And as a second question, when it comes to the discussions with FDA with regard to the endpoints that you’re looking at, can you just confirm for IV KORSUVA that those are the secondary endpoints are not regulatory endpoints, but rather more to characterize clinical benefits for the label? Will FDA be looking at those on a pool basis, where are you going to be presenting them on a pool basis, any color there would be great? Thank you.

Derek Chalmers

Thanks, Annabel. So yes, so the end of Phase 2 meeting for Oral KORSUVA, we will be requesting that meeting next quarter. But there’s a timeline associated with getting that scheduling from the FDA. So we do expect that to happen most likely in Q1. So in order to get ahead of that timeline, if you like to get that NDA submission, when we want to get that NDA submission, and clearly one of the bottlenecks in these programs is the one year exposure data.

So our plan is to start that open label safety trial as quickly as we can next quarter even ahead of that meeting where we really don’t need any definition or further feedback on endpoints where we’re looking for safety exposures, and the appropriate patient population. So that’s the idea of that sequencing, get ahead of the timeline, start the long-term exposures early and then clarify what we need to clarify with the FDA at the subsequent meeting.

We also wanted to make sure CMC reviews an important component for that end of Phase 2 meeting. And that timeline allows us to ensure that we have completed, essentially all the analytical and specification reviews, we need to the Phase 3 standards to make sure we can have a successful end of Phase 2 meeting. So that’s part of that timeline as well.

And what was your other question — oh, yes. So the other part of that, of course, yes, is that we already essentially have safety exposures from our hemodialysis patient population. So obviously, that will be part of our end of Phase 2 discussion as to use in those patients as part of our overall exposure numbers since essentially we’re looking at the end stage versus earlier stage for the Oral KORSUVA program. So that will be part of the discussion and theoretically it has certainly been the case with other applications where there’s a change in formulation, but within the same patient population, it may be possible that we could conduct that registration program with one pivotal trials, not certain.

Again, it’s an item for discussion with the FDA, but certainly something we think is possible and worth raising based on the precedent we see it there from other previous programs. So that will be something we’ll be looking at.

And then your final question, Annabel was on endpoints for the oral?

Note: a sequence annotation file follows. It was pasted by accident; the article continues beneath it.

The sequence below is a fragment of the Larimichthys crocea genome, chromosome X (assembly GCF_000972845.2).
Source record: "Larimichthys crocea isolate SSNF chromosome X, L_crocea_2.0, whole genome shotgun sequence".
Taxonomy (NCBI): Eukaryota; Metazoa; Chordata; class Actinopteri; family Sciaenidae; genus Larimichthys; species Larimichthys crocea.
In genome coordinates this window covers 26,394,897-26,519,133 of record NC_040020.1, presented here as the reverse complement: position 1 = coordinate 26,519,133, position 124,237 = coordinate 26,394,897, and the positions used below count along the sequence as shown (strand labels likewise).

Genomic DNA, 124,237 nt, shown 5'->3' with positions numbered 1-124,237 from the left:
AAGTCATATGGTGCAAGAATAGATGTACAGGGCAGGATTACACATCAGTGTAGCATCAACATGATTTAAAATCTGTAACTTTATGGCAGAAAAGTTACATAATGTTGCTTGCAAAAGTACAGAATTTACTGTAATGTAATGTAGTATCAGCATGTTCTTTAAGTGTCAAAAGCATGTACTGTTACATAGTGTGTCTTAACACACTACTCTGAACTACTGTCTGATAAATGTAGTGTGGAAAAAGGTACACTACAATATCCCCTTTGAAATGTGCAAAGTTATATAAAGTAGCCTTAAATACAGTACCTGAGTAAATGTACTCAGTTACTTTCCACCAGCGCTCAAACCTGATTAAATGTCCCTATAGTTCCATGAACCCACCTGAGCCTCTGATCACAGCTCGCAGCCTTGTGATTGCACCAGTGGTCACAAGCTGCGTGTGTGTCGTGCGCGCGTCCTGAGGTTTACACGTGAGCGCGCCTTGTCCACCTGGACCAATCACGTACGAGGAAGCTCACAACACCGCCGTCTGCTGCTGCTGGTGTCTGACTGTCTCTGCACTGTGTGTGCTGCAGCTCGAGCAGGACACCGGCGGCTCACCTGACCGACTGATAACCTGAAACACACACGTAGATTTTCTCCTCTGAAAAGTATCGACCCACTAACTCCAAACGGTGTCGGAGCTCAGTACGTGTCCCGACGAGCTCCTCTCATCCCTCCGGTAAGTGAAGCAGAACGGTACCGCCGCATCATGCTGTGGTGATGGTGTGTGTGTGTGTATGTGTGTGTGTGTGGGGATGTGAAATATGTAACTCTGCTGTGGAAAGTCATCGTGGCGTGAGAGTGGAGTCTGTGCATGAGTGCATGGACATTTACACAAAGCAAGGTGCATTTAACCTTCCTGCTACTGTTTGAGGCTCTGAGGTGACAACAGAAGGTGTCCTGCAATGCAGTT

Annabel Samimy


Derek Chalmers

Yes. So the endpoints for the oral, as you know, we conducted our Phase 2 trial or dose range in trial using our most sensitive endpoints to find the optimal dose and that’s the continuous endpoint of NRS measuring itch difference from baseline included for secondary there, which was the three-point responder, which — and as patient population we’ve defined by psychometric analysis is as the level for clinical meaningfulness for CKD patients experiencing moderate to severe psoriasis. So that will be the proposed registration endpoint the three-point responder endpoint for the oral.

Annabel Samimy

Okay, sorry, I actually meant for KALM-2, but let me just put that aside for a minute. I just wanted to follow-up on something you said for the safety studies for this pre-dialysis population. Given that hemodialysis patients are essentially — the drug is essentially cleared for them. Do you think there might be any different metrics that they’re looking at in this pre-dialysis population given they have compromised kidney function?

Derek Chalmers

No, we’ve run the PK analysis and some detail across each of these predefined pre-dialysis stages for CKD. We know precisely how is excreted and these various stages. Hence, the ones daily administration suffices for CKD pre-dialysis patients whereas, and as you know, just to reiterate for everyone who is forgotten here, of course, could serve as a created almost exclusively via the kidney. And whereas when we move away from these, dialysis and pre-dialysis CKD patients to normal, if you like kidney functioning patients such as an entire session we offer that those in paradigm to BID so they get their drug twice daily. So we have that modeled, across the various populations and we know exactly how it’s excluded. We know what it takes to get to steady state and each of those populations and that’s helped define the dose and paradigm you see in these various Phase2 studies.

Annabel Samimy

Okay. Got it. Thank you.

Derek Chalmers

Thanks, Annabel.